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Will Bonding Endure a Crash

The use of “structural” adhesives to attach outer door skins, hoods, deck lids and body panels is nothing new. In fact, the vehicle manufacturers have been doing it for years.

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Adhesives are used with both plastic and steel panels
in a variety of passenger-car and truck applications, so, consequently,
they must often be used during the collision repair process if
an OEM component that was glued in place needs to be replaced.

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What’s new is the use of high-strength adhesives
as an alternative to spot welding or MIG welding for attaching
exterior steel body panels during collision repairs.

Why use an adhesive instead of welding? According
to the suppliers of adhesives, bonding offers numerous advantages:

  • It saves labor time by reducing the amount of finish work
    needed after installing a panel;

  • It provides a better environmental seal, especially in critical
    rust-prone areas, such as the joint between the fender and inner
    wheel housing;

  • It won’t weaken heat-treated steel or alter the metallurgy
    of the metal in any way;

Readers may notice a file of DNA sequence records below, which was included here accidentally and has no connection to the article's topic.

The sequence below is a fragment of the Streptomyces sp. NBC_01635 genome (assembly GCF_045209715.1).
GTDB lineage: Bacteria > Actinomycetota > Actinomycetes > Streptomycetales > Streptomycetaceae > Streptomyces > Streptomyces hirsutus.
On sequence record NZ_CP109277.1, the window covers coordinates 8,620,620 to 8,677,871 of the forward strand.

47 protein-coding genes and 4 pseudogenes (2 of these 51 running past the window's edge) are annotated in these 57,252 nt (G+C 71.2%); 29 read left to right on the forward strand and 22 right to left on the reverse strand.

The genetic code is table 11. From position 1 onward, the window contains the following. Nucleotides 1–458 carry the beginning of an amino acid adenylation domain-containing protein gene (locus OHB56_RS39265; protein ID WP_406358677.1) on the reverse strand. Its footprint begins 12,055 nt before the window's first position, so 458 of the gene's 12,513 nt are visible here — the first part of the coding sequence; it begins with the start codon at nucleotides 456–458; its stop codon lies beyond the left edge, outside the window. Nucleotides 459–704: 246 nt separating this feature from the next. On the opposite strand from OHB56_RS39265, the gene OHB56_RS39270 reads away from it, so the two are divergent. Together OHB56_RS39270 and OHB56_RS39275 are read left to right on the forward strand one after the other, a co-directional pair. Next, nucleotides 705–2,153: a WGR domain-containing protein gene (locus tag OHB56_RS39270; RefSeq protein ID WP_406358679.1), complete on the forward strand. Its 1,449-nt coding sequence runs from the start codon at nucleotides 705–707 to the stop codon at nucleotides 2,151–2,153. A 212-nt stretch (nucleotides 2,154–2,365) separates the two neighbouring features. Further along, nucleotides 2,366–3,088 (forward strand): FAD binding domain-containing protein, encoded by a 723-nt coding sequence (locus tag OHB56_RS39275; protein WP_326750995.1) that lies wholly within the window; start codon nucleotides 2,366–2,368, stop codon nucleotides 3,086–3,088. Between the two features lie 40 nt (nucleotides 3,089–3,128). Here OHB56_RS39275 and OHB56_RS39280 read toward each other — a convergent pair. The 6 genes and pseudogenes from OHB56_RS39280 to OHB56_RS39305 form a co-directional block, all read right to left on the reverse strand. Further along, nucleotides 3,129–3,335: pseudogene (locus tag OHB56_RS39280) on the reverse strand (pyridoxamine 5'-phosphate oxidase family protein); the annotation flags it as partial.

• It won’t affect the corrosion protection offered by E-coated,
    epoxy-primed or galvanized steel;

  • It’s as strong or stronger than spot welding. Many adhesives
    have shear strengths in the range of 3,000 to 4,000 pounds per
    square inch (psi);
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  • Bonding distributes stresses more evenly, unlike welding,
    which concentrates stress at specific points;

  • The use of adhesives reduces noise and vibration by creating
    quieter, stiffer seams. This, in turn, reduces metal fatigue and
    the risk of cracking;

  • Bonding costs no more than welding when all the costs of finishing
    and materials are factored in;

  • Bonding allows dissimilar materials, such as aluminum and
    steel, that cannot be welded together to be joined without the
    use of special fasteners. The adhesive also creates a barrier
    between the two metals, which helps to prevent electrolytic corrosion;
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  • Bonding allows plastic panels to be attached to steel or other